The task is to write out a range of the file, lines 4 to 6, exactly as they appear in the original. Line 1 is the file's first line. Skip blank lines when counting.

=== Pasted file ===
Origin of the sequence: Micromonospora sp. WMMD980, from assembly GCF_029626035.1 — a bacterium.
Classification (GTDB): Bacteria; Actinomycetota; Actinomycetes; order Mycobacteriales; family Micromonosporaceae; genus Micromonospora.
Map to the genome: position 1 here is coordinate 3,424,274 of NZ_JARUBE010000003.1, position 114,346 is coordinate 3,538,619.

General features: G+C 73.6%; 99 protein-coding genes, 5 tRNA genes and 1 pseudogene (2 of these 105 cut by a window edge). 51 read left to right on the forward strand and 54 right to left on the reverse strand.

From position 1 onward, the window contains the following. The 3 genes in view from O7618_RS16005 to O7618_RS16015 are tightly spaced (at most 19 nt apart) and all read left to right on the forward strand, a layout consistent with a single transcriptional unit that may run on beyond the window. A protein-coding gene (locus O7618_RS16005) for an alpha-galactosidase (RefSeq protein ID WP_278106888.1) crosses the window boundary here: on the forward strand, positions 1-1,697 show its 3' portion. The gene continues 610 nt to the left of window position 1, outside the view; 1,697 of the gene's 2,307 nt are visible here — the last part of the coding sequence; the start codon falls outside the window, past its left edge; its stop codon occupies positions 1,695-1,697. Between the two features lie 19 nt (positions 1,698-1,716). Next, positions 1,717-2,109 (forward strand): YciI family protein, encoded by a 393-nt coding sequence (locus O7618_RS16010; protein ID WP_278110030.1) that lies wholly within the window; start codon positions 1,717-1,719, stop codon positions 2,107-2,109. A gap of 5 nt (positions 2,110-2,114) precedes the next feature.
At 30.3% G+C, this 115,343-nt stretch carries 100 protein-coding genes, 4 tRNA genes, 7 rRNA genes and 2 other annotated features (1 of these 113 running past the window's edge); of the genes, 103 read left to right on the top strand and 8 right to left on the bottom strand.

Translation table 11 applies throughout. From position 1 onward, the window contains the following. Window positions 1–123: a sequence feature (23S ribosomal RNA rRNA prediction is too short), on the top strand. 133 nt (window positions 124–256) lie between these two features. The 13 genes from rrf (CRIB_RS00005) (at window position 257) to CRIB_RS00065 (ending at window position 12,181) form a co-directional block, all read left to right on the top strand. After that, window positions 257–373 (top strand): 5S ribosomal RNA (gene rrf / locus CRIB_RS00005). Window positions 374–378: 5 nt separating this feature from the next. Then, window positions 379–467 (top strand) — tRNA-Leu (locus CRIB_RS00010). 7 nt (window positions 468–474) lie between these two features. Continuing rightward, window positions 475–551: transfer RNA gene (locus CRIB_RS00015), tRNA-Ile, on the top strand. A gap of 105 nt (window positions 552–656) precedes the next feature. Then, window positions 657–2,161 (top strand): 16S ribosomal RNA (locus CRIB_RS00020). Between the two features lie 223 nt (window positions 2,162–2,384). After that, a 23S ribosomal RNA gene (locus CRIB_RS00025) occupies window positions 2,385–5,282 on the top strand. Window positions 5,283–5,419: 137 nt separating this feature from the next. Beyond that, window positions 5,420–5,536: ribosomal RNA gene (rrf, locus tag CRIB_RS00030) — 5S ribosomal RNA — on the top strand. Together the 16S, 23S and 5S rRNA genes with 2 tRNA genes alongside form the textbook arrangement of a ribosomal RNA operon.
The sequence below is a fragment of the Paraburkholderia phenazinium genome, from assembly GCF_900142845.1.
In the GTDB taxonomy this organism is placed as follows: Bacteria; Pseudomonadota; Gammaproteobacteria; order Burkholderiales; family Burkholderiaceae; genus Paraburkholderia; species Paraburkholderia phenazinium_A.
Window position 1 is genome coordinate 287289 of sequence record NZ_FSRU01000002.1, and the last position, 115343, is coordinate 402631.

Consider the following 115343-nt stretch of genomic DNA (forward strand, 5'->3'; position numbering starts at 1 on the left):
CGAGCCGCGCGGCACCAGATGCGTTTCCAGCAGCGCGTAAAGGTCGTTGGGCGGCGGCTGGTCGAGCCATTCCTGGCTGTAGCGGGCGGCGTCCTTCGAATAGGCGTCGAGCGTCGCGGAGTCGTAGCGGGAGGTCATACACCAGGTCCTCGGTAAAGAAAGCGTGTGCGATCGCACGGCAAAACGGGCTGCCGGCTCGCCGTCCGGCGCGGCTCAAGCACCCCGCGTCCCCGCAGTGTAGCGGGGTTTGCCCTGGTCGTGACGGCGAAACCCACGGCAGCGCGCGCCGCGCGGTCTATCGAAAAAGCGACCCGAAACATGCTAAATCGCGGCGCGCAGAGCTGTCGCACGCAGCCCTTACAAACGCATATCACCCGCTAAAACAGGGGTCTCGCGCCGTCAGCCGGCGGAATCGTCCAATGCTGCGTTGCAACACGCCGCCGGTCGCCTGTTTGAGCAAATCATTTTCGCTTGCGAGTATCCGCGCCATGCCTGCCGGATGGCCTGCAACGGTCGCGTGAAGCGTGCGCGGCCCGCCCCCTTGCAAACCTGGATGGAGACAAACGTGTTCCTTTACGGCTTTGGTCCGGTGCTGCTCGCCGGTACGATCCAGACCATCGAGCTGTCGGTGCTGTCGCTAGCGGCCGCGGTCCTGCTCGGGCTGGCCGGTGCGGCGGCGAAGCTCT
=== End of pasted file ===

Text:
General features: G+C 73.6%; 99 protein-coding genes, 5 tRNA genes and 1 pseudogene (2 of these 105 cut by a window edge). 51 read left to right on the forward strand and 54 right to left on the reverse strand.

From position 1 onward, the window contains the following. The 3 genes in view from O7618_RS16005 to O7618_RS16015 are tightly spaced (at most 19 nt apart) and all read left to right on the forward strand, a layout consistent with a single transcriptional unit that may run on beyond the window. A protein-coding gene (locus O7618_RS16005) for an alpha-galactosidase (RefSeq protein ID WP_278106888.1) crosses the window boundary here: on the forward strand, positions 1-1,697 show its 3' portion. The gene continues 610 nt to the left of window position 1, outside the view; 1,697 of the gene's 2,307 nt are visible here — the last part of the coding sequence; the start codon falls outside the window, past its left edge; its stop codon occupies positions 1,695-1,697. Between the two features lie 19 nt (positions 1,698-1,716). Next, positions 1,717-2,109 (forward strand): YciI family protein, encoded by a 393-nt coding sequence (locus O7618_RS16010; protein ID WP_278110030.1) that lies wholly within the window; start codon positions 1,717-1,719, stop codon positions 2,107-2,109. A gap of 5 nt (positions 2,110-2,114) precedes the next feature.
At 30.3% G+C, this 115,343-nt stretch carries 100 protein-coding genes, 4 tRNA genes, 7 rRNA genes and 2 other annotated features (1 of these 113 running past the window's edge); of the genes, 103 read left to right on the top strand and 8 right to left on the bottom strand.